Presentation Title

Effect of Isaxonine on Microtubule Dynamics

Speaker Credentials

Professor

Speaker Credentials

Ph.D.

College

College of Medical Sciences, MBS

Location

Nova Southeastern University, Davie, Florida, USA

Format

Poster

Start Date

21-2-2020 8:30 AM

End Date

21-2-2020 4:00 PM

Abstract

Objective. This study was undertaken to determine if the neurotropic action of isaxonine is associated with an effect on tubulin-microtubule dynamics. Background. Isaxonine (Nerfactor) has been shown to accelerate peripheral nerve regeneration and successfully treat facial palsy and polyneuritis. Although the neurogenic activity of isaxonine has been suggested to be associated with stimulation of cellular microtubule assembly, no direct evidence for this mechanism has been presented. Methods. The effect of isaxonine on microtubule dynamics in the presence and absence of guanosine triphosphate (GTP) was examined. Results. In the absence of GTP, isaxonine (12.6 mM) was found to stimulate microtubule assembly equal to that of 1 mM GTP. The lowest concentration of isaxonine with measurable stimulatory activity on microtubule assembly was 2.1 mM. The effect of isaxonine (12.6 mM) on microtubule assembly was found to additive to that of GTP at optimal concentration (1.0 mM). In addition, isaxonine was shown to increase the rate of microtubule formation and stimulate microtubule formation at 4oC. Isaxonine was also shown to allosterically enhance [3H]-GTP binding to the exchangeable nucleotide binding site (E-site) of tubulin. Removal of the E-site nucleotide with alkaline phosphatase enhanced the microtubule stimulatory properties of isaxonine. Conclusion. Isaxonine is capable of stimulating microtubule assembly in the absence of GTP and stabilizing formed microtubules against cold-induced disassembly. Together with previous findings, these results further implicate that isaxonine’s action on the nerve fiber is at the microtubule level. Grants. This work was supported by NIH Grant RR03020 (RCMI) and NIH/MBRS/DRR Grant RR08111.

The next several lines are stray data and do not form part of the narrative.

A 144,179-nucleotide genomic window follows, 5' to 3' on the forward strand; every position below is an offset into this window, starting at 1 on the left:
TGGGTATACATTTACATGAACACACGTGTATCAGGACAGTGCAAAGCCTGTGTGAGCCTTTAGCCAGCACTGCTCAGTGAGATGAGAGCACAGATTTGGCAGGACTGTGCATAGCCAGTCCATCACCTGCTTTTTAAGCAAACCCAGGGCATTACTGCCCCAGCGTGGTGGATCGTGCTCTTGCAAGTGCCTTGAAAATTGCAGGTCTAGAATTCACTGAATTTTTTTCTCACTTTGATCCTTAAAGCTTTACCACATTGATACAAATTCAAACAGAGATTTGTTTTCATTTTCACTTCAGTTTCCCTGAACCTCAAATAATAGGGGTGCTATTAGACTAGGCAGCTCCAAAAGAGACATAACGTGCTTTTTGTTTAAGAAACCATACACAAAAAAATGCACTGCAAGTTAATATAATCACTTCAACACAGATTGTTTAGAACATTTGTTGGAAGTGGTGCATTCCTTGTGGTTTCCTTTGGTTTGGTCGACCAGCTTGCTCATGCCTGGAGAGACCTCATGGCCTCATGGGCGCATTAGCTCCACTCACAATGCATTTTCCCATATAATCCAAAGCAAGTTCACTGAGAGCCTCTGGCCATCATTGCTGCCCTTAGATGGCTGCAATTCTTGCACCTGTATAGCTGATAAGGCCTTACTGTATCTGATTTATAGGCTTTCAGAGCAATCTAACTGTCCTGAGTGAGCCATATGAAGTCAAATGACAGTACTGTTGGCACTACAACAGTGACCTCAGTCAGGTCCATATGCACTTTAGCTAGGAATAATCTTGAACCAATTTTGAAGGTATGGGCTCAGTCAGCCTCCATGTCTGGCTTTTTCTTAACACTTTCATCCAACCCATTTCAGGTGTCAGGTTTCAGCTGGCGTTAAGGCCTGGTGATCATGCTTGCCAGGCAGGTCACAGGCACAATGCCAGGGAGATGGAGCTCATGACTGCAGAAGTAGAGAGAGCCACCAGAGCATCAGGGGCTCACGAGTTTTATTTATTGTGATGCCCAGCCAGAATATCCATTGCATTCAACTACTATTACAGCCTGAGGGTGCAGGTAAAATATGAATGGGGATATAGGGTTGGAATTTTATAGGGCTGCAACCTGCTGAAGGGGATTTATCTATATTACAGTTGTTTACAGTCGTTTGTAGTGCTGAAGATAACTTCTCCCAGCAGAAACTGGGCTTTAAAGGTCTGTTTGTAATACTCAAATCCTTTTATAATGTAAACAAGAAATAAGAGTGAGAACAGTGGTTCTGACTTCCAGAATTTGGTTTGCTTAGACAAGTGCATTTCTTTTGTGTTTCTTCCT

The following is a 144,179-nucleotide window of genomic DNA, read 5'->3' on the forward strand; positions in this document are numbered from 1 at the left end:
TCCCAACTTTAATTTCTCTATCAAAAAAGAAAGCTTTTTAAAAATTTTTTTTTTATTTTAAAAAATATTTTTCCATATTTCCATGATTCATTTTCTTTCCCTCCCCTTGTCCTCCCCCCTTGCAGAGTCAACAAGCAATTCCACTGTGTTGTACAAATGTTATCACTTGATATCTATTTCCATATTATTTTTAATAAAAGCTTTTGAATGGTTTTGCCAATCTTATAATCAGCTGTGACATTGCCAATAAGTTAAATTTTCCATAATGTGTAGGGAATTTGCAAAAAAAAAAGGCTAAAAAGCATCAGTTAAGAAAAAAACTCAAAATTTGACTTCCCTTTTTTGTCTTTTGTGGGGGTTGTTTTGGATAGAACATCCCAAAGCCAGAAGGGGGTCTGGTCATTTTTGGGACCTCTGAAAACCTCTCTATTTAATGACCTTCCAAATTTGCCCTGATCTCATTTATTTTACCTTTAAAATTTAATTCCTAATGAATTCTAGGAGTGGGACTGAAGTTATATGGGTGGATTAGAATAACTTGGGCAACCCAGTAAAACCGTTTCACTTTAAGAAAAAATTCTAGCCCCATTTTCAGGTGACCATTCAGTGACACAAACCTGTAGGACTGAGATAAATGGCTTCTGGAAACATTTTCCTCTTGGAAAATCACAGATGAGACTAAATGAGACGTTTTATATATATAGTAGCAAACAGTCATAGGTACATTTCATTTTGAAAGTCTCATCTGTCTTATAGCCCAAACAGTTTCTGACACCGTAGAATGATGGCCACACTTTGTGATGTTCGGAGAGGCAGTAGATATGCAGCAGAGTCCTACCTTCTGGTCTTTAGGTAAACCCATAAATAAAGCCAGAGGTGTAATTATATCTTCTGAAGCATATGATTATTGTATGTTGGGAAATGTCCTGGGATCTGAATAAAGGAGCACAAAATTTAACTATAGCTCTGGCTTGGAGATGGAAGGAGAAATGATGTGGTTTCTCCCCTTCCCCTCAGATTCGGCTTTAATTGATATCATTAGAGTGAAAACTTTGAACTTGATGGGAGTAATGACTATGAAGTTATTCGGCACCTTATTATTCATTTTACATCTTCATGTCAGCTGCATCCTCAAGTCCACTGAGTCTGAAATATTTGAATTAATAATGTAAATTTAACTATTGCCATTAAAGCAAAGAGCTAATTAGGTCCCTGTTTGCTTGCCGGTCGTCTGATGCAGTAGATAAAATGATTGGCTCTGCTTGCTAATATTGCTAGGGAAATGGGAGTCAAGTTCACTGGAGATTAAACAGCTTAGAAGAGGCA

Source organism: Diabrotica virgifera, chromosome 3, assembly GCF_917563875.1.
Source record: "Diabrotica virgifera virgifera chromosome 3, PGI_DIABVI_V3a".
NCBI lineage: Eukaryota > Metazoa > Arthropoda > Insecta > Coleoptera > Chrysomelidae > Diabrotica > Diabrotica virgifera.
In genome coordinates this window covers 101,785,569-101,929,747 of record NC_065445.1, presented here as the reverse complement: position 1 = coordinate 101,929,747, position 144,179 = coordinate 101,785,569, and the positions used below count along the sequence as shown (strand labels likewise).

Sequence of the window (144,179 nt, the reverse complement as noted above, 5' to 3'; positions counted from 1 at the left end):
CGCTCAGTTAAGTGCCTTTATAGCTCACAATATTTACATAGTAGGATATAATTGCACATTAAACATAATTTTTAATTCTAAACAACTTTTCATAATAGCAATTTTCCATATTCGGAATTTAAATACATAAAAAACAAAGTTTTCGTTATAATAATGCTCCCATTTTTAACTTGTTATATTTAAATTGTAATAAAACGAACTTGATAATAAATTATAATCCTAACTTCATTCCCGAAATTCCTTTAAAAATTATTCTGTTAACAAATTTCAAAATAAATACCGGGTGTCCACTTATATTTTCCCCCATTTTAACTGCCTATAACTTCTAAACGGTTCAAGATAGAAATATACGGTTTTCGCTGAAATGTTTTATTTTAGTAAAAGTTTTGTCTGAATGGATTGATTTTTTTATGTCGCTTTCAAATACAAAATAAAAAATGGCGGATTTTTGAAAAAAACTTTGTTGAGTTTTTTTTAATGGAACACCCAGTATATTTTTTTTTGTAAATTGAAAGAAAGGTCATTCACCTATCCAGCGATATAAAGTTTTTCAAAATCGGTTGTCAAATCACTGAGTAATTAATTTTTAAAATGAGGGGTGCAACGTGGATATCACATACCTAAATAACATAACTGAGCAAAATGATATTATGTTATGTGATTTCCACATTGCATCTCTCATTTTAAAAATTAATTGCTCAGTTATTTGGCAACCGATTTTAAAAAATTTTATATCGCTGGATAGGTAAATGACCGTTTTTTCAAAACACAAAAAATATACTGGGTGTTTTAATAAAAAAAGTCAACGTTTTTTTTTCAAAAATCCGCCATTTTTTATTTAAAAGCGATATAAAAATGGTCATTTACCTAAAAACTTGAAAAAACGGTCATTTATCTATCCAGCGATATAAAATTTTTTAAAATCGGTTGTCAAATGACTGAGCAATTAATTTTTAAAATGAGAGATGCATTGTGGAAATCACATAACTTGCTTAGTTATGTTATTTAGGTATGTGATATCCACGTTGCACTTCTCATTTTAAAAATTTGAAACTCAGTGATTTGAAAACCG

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Feb 21st, 8:30 AM Feb 21st, 4:00 PM

Effect of Isaxonine on Microtubule Dynamics

Nova Southeastern University, Davie, Florida, USA

Objective. This study was undertaken to determine if the neurotropic action of isaxonine is associated with an effect on tubulin-microtubule dynamics. Background. Isaxonine (Nerfactor) has been shown to accelerate peripheral nerve regeneration and successfully treat facial palsy and polyneuritis. Although the neurogenic activity of isaxonine has been suggested to be associated with stimulation of cellular microtubule assembly, no direct evidence for this mechanism has been presented. Methods. The effect of isaxonine on microtubule dynamics in the presence and absence of guanosine triphosphate (GTP) was examined. Results. In the absence of GTP, isaxonine (12.6 mM) was found to stimulate microtubule assembly equal to that of 1 mM GTP. The lowest concentration of isaxonine with measurable stimulatory activity on microtubule assembly was 2.1 mM. The effect of isaxonine (12.6 mM) on microtubule assembly was found to additive to that of GTP at optimal concentration (1.0 mM). In addition, isaxonine was shown to increase the rate of microtubule formation and stimulate microtubule formation at 4oC. Isaxonine was also shown to allosterically enhance [3H]-GTP binding to the exchangeable nucleotide binding site (E-site) of tubulin. Removal of the E-site nucleotide with alkaline phosphatase enhanced the microtubule stimulatory properties of isaxonine. Conclusion. Isaxonine is capable of stimulating microtubule assembly in the absence of GTP and stabilizing formed microtubules against cold-induced disassembly. Together with previous findings, these results further implicate that isaxonine’s action on the nerve fiber is at the microtubule level. Grants. This work was supported by NIH Grant RR03020 (RCMI) and NIH/MBRS/DRR Grant RR08111.